Thursday, May 11 GM Leonid Kritz Important Ideas In A Popular Theoretical Position (strategy)
The position after move 10 has been played many times at the highest level, and still Black finds new ways how not to equalize. This game has certain theoretical importance, and besides it is very interesting from the strategic point of view and shows the strength of a passed pawn in the center.
Friday, May 12 GM Nadya Kosintseva How To Avoid A Long Theoretical Discussion In The French Winawer (openings)
In this lecture, I introduce to you the positional system that can be used for the white side to reduce the burden of memorization in one of the most principled variations of the French Defense while keeping a tough, interesting game. The Winawer variation, that starts with 1.e4 e6 2.d4 d5 3.Nc3 Bb4, is a very sharp opening that requires a bunch of theoretical knowledge and precise analyses if it goes to the mail line of 4.e5 c5 5.a3. At the same time, if you are looking for repertoire options to avoid learning lots of theory and going into a competition of computer’s moves, you may be interested to practice a lesser known path of 5.Bd2, that sufficiently reduces the amount of theory needed and focuses on understanding ideas and principles of chess.
Monday, May 1 IM Valeri Lilov The Structure of Attack (middlegame, strategy)
The structure to any attack is a widely-discussed topic that most chess players don’t fully understand. They know the importance of it, but how it actually works and what makes a good structure that leads to a successful attack often remains a mystery. In this video, IM Valeri Lilov provides an answer to that question.
Tuesday, May 2 IM Bill Paschall Beating the Trompowski : A Practical Example (opening, strategy)
IM Paschall presents a modern example of his anti-tromp lines previously recommended here at chesslecture. In this example , a strong grandmaster is effortlessly derailed in the 2..d5 line of the Trompowsky. It seems that no advantage is possible for white after 2…d5 and Black can easily win in this opening if White is too ambitious or reckless , as was the case here.
Wednesday, May 3 FM Dennis Monokroussos Why Do Bad Things Happen to Good Chess Players? (tactics)
Wei Yi is one of the strongest and most promising chess players in the world, but his resume did nothing to help him avoid losing in just 19 moves to an IM. How in the world did this happen? Watch the video, and you’ll see not just what happened over the board, but also what happened at a more fundamental level and what we can do to avoid getting upset when we’re big favorites in a given game.
Thursday, May 4 GM Eugene Perelshteyn Intro to Tunnel Calculation Approach – Calculate like Tal! (middlegame, tactics)
Ever wonder what is the secret behind top notch calculation? GM Perelshteyn introduces a new concept called Tunnel Calculation approach. Don’t get side-tracked with tons of variations and side-lines, just focus on the main line and calculate as deep as you can along the forcing moves! Try this approach and play like Tal!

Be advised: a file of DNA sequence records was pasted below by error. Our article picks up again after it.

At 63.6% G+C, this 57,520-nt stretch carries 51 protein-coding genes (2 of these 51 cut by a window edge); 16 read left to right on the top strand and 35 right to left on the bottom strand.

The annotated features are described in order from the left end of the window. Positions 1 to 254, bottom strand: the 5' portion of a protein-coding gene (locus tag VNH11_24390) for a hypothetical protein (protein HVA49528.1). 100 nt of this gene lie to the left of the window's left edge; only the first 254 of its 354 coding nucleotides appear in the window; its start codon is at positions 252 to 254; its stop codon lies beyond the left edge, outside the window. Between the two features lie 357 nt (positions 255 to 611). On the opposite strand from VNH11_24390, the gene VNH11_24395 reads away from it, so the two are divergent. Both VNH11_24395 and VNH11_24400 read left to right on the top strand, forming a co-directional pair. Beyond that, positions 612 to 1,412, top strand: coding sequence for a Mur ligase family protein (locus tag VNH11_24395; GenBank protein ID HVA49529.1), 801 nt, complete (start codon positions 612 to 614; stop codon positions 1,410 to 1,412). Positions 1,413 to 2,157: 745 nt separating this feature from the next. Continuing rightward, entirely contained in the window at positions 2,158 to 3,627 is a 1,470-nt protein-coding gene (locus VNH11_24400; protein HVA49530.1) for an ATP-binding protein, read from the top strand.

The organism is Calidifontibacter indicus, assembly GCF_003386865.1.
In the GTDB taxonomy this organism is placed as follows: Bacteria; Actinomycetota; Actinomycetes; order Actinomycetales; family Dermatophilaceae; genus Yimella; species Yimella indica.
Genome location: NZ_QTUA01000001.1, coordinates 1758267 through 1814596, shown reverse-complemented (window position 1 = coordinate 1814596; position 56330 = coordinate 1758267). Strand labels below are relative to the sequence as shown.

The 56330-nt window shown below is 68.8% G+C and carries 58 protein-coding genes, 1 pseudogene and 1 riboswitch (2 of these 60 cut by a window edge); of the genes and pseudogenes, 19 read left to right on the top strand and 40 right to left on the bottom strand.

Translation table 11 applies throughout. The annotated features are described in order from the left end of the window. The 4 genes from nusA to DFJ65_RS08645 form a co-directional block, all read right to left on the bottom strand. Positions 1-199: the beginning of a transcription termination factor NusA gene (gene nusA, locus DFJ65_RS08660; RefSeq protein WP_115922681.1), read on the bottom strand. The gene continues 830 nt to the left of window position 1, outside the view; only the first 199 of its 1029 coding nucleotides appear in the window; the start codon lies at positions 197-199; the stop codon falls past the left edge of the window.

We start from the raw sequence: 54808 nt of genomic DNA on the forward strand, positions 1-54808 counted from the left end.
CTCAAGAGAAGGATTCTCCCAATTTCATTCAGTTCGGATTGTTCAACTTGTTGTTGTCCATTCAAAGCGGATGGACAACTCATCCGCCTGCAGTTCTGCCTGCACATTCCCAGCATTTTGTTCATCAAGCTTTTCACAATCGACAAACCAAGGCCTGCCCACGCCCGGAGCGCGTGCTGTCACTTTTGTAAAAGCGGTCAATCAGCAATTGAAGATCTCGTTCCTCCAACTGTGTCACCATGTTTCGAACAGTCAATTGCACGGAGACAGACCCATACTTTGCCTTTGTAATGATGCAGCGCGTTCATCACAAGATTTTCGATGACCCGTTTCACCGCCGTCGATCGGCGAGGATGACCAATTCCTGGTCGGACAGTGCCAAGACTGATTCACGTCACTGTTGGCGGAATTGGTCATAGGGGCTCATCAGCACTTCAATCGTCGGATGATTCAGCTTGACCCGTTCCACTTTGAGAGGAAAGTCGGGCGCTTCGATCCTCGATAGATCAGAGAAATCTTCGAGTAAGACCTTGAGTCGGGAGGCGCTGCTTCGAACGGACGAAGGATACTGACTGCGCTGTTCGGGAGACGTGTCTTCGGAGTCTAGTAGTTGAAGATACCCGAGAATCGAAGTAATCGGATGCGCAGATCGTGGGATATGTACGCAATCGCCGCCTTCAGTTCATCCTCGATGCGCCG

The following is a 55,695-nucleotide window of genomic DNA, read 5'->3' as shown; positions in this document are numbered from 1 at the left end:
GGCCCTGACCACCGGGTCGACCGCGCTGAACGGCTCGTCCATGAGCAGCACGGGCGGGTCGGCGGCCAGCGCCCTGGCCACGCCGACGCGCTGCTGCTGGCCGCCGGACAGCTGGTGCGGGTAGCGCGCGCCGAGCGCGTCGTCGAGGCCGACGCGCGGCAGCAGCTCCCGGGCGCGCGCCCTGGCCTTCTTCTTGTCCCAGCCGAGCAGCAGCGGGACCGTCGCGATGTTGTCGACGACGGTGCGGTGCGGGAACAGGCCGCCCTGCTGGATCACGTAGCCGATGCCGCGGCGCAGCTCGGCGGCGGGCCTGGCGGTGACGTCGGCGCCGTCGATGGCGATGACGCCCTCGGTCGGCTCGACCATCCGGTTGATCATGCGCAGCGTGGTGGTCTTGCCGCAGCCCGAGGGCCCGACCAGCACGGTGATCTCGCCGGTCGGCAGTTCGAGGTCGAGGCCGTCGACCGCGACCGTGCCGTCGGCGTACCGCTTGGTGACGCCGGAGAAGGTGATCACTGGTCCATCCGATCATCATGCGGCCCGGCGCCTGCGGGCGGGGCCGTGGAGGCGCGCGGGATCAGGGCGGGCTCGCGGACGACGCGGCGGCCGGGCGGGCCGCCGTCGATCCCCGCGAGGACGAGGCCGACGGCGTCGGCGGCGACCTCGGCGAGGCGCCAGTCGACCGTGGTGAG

Friday, May 5 GM Bryan Smith Carlsen Wins Out Of Nothing (endgame)
A pure minor piece endgame where White has the two bishops turns surprisingly dangerous when Magnus Carlsen foresees the hidden river of forks that is coming.
Monday, April 24 IM Valeri Lilov Piece Potential and Attacks (middlegame, strategy)
The most important characteristic of a strong attack is the good piece coordination. Essentially, it is the pieces that can pose problems to our opponent and make attacking in the long run possible. How do Grandmasters approach it? Check IM Lilov’s lecture to learn more!
Tuesday, April 25 IM Bill Paschall Essential Strategic Concepts, Part 5 – The Power of Blockade (strategy, openings)
The concept of blockade is not limited to defense. In the following masterpiece, Nimzovich illustrates the latent attacking possibilities linked to this strategic concept. The immobilization of black’s central pawns sets up a decisive and explosive undermining of his position.
Wednesday, April 26 FM Dennis Monokroussos Shirov Sets Smyslov’s Anti-Grünfeld System Ablaze (openings, strategy)
For those who like a big pawn center against the Grünfeld but hate all the theory of the main lines, Smyslov’s system with 5.Bd2 may be the way to go. It’s a little more solid than the main lines with 5.e4, but there’s still plenty of life to it, and the theoretical burden is far more manageable. Best of all, if Black doesn’t play sufficiently purposeful chess in reply he can get mauled by straightforward attacking play, as Shirov demonstrated. A moment of Shirov’s tactical brilliance was needed to finish the job, but even so it’s a system we can all use and which places a heavier burden on Black than on White.
Thursday, April 27 IM David Vigorito The Dzindzi Indian Repertoire IV (openings, strategy)
A modern example of the Dzindzi Indian from my practice. Black’s play is definitely risky, but when you want to win with Black sometimes you have to take chances. We also see how a Karpov game in the Nimzo-Indian influenced my play.
Friday, April 28 GM Nadya Kosintseva Non-Standard Exchanges in Chess (middlegame, strategy)
In a game between two world champions, Bobby Fischer trades a beautifully outposted knight for Tigran Petrosian’s slightly bad bishop – not an obvious choice, but in fact, he has traded one kind of advantage for another, opening a path to victory against an otherwise defensible position. In a super-GM battle, Mickey Adams surprisingly gives up his powerful fianchettoed bishop to impose a structural weakness in Veselin Topalov’s position. And in our third example, Topalov plays the weird-looking move … Ng4 – but he is about to demonstrate the lesson he learned in the loss to Adams from the previous example! Based on these examples, my advice to you is: Please be critical when you play the game, don’t take anything for granted, and just keep in mind that to every rule in chess there is an exception, and sometimes this exception can just make new rules.